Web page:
Spicy slow-roast lamb – or why I love Nigel Slater



20070210_nigelslaterslowroastlamb_3Some of you may have been wondering where the leftover roast lamb came from that I used to make very-un-traditional lamb Stroganoff last week.  Well, wonder no more.

This is not the first time I have waxed lyrical about Nigel Slater on this blog.  I’m sure I recall saying somewhere that if the house were on fire and I could only save one cookbook, it would be his Kitchen Diaries, and I stand by that choice.

So why do I love him so much?  Let me count the ways.

Because he tends to be self-deprecating rather than other chefs and food writers who tend to be stridently self-promoting.

Because the photographs of food in his Kitchen Diaries represent food that is actually going to be eaten, not raw chicken crisped with a blowtorch and sprayed with glycerin by food stylists.

Because his diaries are the perfect format to follow and apreciate the ebb and flow of seasonal eating without making a big issue out of it.

Because his recipes are unfussy and look achievable – no granitas or foams or towers – yet richly flavoured and satisfying.

Because nothing of his that I have ever made has turned out badly.

So yes, you could say I’m a fan… and this dish only confirms my belief in the man.  When the weekend is cold and rainy and you have friends coming over for lunch, what can be more satisying than a leg of lamb, rubbed with spices and left to cook long and slow, till the meat falls off the bones at the mere touch of a fork? Served on cunningly clever chickpea mash with paprika (recipe to follow in a future post) with honey glazed cumin carrots, it simply does not get better than this.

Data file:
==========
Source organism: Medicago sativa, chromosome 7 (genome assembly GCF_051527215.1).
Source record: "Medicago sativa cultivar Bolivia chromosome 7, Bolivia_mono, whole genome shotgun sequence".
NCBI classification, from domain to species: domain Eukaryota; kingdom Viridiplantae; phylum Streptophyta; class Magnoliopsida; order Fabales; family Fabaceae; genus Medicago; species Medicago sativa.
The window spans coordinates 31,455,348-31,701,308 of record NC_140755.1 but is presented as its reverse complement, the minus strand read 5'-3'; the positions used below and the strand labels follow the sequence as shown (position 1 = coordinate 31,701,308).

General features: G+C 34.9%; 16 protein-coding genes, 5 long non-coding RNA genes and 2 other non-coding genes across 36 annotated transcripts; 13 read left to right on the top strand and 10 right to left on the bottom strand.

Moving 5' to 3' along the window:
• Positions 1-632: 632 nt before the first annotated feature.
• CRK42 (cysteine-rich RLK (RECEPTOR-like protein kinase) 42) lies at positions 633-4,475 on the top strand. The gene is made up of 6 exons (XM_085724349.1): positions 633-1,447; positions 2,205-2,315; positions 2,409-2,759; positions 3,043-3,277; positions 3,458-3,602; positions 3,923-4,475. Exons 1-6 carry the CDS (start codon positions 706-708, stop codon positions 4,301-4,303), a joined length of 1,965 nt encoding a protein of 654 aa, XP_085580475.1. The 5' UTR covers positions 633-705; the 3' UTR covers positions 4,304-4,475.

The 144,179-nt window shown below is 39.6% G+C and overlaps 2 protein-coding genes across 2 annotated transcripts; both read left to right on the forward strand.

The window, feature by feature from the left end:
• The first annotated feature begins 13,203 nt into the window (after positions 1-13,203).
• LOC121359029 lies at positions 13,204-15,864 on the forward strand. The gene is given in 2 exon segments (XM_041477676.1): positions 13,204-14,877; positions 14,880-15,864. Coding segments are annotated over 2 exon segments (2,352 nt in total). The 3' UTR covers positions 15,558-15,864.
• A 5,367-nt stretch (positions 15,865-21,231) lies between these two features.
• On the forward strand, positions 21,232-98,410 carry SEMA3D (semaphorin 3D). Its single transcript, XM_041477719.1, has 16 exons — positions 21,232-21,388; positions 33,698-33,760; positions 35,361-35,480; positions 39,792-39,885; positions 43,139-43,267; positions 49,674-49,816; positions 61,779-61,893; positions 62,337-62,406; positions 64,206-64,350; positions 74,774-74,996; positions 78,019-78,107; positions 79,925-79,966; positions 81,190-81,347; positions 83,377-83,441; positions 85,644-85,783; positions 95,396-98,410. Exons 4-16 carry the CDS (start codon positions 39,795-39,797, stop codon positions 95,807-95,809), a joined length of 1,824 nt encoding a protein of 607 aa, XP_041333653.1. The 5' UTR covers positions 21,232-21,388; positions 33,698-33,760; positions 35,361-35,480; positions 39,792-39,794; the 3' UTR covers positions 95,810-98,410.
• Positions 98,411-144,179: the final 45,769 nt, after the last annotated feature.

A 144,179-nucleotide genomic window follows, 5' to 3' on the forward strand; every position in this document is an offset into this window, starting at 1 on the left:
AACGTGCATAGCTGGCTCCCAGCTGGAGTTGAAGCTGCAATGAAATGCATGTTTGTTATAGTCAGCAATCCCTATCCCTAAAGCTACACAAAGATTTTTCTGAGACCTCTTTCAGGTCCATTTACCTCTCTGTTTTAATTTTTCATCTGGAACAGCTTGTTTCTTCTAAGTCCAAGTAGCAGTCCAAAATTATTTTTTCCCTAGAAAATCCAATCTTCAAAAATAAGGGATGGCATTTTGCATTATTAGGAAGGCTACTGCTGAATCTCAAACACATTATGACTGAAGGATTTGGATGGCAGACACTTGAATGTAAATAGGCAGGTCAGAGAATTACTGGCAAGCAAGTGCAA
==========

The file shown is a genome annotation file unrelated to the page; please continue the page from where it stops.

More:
For more luscious lamb recipes, have a look at:




SLOW-ROAST LAMB20070210_nigelslaterslowroastlambse


a leg of lamb (about 2.3 kg)
1 large onion, roughly chopped
a few sprigs of fresh roesmary
2 cloves of garlic
1 Tbs sea salt flakes
a pinch of sweet paprika
1 Tbs cumin seeds
2 Tbs thyme leaves
2 Tbs olive oil
a thick slice of butter


Pre-heat the oven to 160C and start making the spice rub.  Peel the garlic cloves and lightly crush them together with the salt using a pestle and mortar. Add the paprika, cumin seeds and thyme leaves.  Gradually add the oil so as to end up with a thickish paste.  Melt the butter in a small pan and stir into the spce paste.

Put the lamb in a casserole dish or roasting tin and rub it all over with the spice paste.  I don’t mind getting my hands dirty but if you are squeamish you can use the back of a spoon.  make a few holes in the flesh with a skewer and insert sprigs of rosemary.  Scatter the chopped onion around the meat and put the roasting tin in the oven for 35 minutes uncovered.